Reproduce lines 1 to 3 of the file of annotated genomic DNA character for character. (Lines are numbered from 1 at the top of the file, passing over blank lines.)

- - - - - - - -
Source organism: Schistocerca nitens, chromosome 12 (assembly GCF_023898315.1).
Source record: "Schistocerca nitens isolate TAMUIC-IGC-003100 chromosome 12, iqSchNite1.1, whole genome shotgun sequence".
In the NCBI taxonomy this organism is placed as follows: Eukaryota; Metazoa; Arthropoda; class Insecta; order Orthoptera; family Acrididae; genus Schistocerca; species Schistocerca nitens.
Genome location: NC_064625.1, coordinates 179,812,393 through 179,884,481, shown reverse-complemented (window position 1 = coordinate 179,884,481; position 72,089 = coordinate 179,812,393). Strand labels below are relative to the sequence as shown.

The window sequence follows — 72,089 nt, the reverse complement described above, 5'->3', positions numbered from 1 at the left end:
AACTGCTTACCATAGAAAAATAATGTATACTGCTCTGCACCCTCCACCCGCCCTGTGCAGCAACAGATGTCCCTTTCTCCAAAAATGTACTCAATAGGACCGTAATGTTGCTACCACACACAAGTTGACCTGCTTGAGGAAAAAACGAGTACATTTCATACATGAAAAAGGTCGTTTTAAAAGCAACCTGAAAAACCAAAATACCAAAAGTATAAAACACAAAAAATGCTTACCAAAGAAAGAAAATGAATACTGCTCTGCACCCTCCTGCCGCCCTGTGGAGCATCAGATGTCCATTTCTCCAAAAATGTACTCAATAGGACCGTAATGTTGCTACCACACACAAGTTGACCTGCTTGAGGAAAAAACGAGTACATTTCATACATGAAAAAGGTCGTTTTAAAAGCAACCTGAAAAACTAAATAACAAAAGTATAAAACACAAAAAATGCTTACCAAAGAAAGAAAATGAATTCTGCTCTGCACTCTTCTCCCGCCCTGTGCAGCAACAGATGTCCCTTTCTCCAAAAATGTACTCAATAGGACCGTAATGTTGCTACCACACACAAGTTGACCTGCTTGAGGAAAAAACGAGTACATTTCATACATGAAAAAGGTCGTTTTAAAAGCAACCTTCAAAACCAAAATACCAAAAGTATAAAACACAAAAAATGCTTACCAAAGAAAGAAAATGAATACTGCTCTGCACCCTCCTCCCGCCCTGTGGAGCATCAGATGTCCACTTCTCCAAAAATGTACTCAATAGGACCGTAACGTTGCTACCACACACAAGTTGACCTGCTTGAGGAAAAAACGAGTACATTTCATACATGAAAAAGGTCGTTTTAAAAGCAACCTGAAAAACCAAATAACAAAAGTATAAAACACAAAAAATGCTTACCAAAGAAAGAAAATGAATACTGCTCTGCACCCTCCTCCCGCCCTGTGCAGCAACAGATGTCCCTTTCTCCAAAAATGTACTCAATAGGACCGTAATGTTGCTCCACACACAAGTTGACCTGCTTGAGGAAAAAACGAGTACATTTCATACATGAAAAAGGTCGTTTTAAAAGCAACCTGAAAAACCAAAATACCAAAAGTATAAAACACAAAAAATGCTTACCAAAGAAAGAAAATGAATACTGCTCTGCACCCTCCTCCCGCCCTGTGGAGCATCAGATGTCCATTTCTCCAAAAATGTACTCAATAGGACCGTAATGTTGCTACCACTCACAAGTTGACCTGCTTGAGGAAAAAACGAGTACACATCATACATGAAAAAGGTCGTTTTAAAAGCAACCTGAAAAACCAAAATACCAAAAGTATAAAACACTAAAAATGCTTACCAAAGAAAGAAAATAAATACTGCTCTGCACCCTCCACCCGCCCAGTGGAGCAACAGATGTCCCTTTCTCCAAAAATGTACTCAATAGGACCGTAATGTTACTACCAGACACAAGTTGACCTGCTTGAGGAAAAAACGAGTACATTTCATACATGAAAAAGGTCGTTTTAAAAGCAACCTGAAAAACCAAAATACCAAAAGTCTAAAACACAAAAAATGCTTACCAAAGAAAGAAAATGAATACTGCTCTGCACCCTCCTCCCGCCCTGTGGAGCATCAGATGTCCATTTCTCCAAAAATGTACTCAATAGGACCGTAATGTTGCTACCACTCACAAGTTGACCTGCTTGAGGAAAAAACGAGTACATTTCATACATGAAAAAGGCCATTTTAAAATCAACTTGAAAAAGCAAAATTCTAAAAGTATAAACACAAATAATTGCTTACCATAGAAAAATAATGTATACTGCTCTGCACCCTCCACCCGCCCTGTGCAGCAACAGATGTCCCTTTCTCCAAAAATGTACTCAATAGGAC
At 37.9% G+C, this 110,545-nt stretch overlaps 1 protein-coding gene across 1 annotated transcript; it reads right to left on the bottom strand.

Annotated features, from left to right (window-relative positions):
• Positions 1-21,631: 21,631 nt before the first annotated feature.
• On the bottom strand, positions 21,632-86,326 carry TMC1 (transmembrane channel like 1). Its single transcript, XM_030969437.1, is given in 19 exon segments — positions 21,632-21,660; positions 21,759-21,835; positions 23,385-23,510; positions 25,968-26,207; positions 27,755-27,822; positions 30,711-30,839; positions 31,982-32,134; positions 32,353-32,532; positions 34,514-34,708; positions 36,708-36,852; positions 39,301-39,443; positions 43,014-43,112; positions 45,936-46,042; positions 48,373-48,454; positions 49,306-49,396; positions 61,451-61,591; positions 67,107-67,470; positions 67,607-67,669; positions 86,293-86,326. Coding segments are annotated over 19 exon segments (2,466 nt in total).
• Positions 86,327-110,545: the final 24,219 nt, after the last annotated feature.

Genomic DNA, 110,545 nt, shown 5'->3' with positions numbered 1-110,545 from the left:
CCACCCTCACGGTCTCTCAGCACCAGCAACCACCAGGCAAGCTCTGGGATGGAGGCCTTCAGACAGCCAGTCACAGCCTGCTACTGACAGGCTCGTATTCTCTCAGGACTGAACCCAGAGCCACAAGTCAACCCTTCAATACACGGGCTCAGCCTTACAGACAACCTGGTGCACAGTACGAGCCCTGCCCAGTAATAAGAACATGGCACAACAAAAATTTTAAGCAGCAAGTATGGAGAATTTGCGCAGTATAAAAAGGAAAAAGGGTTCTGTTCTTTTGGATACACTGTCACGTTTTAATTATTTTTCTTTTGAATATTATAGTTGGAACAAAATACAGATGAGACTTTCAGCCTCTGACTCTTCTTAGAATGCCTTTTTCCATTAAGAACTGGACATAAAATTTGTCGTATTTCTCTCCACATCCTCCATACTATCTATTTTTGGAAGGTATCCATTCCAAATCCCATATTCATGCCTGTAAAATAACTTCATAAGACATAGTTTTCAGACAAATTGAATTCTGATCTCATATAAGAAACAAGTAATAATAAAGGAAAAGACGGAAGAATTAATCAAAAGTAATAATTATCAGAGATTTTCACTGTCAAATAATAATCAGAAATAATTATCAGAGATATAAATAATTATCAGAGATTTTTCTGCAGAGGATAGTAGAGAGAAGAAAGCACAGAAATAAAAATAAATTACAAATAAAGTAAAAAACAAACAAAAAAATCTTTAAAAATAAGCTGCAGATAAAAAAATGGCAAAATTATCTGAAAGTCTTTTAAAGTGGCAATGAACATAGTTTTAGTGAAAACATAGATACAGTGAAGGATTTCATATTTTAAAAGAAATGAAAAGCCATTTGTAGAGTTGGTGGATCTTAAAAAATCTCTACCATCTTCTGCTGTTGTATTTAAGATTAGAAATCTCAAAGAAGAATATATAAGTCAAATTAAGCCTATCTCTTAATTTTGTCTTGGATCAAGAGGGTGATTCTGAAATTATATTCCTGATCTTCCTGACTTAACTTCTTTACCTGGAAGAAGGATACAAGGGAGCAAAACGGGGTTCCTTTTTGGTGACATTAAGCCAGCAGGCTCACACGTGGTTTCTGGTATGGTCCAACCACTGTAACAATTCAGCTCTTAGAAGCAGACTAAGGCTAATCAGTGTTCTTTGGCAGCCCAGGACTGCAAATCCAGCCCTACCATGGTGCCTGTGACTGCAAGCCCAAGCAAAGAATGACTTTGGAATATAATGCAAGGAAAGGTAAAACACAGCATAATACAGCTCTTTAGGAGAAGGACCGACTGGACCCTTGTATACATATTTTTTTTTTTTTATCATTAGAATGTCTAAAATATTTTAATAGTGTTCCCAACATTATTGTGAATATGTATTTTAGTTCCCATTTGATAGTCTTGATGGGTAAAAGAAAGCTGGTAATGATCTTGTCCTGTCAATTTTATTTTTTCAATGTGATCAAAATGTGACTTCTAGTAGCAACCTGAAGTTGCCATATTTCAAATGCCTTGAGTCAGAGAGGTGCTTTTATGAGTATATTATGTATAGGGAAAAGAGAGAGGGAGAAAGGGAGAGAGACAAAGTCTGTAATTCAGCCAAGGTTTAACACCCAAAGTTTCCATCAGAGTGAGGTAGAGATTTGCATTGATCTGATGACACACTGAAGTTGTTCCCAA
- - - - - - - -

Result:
Source organism: Schistocerca nitens, chromosome 12 (assembly GCF_023898315.1).
Source record: "Schistocerca nitens isolate TAMUIC-IGC-003100 chromosome 12, iqSchNite1.1, whole genome shotgun sequence".
In the NCBI taxonomy this organism is placed as follows: Eukaryota; Metazoa; Arthropoda; class Insecta; order Orthoptera; family Acrididae; genus Schistocerca; species Schistocerca nitens.